Cannes: ‘The Summit’s’ Santiago Mitre on Fiction in Politics, Politics in Fiction

World-premiering at Cannes, "The Summit" will be released in the U.S. by Warner Bros. Pictures

CANNES — World premiering in Cannes’ Un Certain Regard, the third feature from Argentine Santiago Mitre (“The Student,” “Paulina”) follows an Argentine President (Ricardo Darín) at a Latin American summit, who is conflicted on a political and personal level. Dolores Fonzi (“Paulina”) plays his daughter, Elena Anaya an Oriana Fallaci-ish journalist, Christian Slater a U.S. diplomat. Sold internationally by Film Factory Ent., “The Summit” is produced by  K & S (Pablo Trapero’s “The Clan”), La Union de los Rios (“Paulina,” “The Student”) Spain’s MOD Producciones (Alejandro González Iñárritu’s “Biutiful”) and France’s Maneki Films (Pablo Trapero’s “White Elephant”).  “The Summit” marks a step-up into a far higher-profile production from the Cannes 2015 Critics’ Week winner and co-writer of “White Elephant”. “The Summit” will be released in the U.S. in August via Warner Bros. Pictures.

What drive you to make “The Summit,” a political thriller-drama, what interests you about politics?

Popular on Variety

As an individual living in a society, I am definitively interested in politics. I can talk more about politics than about soccer. “Summit” tells the story of a president who is believed to be a weak leader. But I wanted to explore the personal side to politics. It was like entering a political arena, but sneaking in the back door.

TV series have been been walking the corridors with some regularity, in shoes such as “Boss,” “Veep” and “House of Cards.” What’s the reason for this interest?

Well, the tradition dates back to a long long time ago. Think about Shakespeare. I would say that “House of Cards” is Shakespearian and tragic. I am an Argentine filmmaker linked to Latin America politics and I was interested in how I could introduce a fantastic element into the movie. There’s an important fantasy tradition in Argentine literature. When I found this element in “The Summit’s” story, its interest grew for me. It could seem that there’s something mysterious, enigmatic in the Argentinean politics: The whole truth is never said; somebody is always hiding things. Fantastic elements fit perfectly in the plot. The fantastic touches carry a risk, that the movie could open up to metaphoric readings. But they also opens the door to moral considerations.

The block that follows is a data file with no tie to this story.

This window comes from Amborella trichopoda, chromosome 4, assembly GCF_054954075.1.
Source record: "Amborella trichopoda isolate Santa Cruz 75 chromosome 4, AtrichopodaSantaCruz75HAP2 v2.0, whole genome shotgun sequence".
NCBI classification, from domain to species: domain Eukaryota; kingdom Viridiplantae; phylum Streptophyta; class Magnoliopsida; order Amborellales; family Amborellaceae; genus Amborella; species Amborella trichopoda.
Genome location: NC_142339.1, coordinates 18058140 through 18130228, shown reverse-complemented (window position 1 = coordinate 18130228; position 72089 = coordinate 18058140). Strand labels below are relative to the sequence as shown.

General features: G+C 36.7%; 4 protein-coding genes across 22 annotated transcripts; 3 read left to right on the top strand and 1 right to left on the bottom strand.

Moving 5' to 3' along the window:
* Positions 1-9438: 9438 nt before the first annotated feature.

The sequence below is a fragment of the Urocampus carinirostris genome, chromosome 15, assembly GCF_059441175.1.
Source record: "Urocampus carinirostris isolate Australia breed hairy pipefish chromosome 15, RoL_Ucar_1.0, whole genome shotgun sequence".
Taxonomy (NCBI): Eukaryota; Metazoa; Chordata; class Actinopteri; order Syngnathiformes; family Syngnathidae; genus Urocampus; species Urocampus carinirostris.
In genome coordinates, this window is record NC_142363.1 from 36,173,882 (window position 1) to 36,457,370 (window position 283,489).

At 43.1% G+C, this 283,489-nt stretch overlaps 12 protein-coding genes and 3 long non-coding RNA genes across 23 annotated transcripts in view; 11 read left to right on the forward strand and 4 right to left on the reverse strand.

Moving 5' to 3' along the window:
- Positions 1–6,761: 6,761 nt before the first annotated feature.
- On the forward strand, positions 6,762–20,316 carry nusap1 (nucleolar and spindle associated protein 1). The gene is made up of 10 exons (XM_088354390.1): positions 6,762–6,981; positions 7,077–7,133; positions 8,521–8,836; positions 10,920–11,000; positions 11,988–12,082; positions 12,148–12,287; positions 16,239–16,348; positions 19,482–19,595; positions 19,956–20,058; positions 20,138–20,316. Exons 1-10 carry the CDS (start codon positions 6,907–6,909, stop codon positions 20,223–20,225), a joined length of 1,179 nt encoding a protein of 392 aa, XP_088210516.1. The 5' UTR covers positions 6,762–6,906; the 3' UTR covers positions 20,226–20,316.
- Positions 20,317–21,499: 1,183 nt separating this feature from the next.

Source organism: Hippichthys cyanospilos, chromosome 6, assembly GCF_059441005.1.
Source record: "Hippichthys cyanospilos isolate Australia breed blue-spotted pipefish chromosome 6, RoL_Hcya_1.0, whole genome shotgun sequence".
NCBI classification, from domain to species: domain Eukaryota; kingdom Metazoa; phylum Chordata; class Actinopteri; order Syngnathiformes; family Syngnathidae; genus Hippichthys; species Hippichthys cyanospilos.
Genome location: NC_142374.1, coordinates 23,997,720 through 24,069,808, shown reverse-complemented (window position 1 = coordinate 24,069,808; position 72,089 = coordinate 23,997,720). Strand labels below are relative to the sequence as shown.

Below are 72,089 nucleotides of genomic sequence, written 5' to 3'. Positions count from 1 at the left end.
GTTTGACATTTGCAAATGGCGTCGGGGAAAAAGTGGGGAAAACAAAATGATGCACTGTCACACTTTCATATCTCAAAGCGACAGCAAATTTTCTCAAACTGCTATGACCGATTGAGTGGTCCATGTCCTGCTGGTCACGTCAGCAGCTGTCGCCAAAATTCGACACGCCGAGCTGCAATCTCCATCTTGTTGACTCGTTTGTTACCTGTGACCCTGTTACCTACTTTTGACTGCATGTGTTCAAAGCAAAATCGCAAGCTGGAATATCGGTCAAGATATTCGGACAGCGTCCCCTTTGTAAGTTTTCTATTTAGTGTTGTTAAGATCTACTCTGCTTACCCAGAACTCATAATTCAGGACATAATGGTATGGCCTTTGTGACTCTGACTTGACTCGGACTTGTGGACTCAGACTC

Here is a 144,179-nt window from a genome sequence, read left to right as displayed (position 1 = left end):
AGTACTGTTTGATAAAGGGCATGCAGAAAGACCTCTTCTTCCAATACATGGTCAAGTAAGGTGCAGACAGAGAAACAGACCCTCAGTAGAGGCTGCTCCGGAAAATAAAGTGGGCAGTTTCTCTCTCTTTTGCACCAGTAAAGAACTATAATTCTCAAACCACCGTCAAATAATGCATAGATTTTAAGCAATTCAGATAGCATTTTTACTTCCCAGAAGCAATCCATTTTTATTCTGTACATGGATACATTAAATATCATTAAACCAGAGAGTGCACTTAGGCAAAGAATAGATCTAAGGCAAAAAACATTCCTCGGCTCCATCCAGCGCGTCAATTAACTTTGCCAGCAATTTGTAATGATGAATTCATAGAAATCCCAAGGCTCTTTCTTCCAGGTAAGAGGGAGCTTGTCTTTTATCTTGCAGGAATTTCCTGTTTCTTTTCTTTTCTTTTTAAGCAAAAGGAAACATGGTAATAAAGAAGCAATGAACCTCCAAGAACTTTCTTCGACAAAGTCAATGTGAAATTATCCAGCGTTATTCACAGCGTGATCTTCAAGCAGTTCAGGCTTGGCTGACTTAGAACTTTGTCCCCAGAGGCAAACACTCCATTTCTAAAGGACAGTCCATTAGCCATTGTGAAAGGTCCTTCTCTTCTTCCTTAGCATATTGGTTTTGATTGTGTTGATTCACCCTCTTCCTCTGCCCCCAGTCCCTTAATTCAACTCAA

And how can this feature be understood in Argentina, for example, due to recent political changes?

I learnt long time ago that politics in Argentina is such a volatile thing that nobody can know what’s going to happen next. However, what is wonderful in cinema is that this movie will be seen by somebody in ten years and they’ll understanding it in a different way. Fiction survives circumstances. Something that always attracts my attention is how politicians build an image about their families and personal lives, how they benefit politically from this fiction. This is where the daughter’s character makes sense in “The Summit.”

Some critics have felt baffled about the combination of a political thriller and a family drama.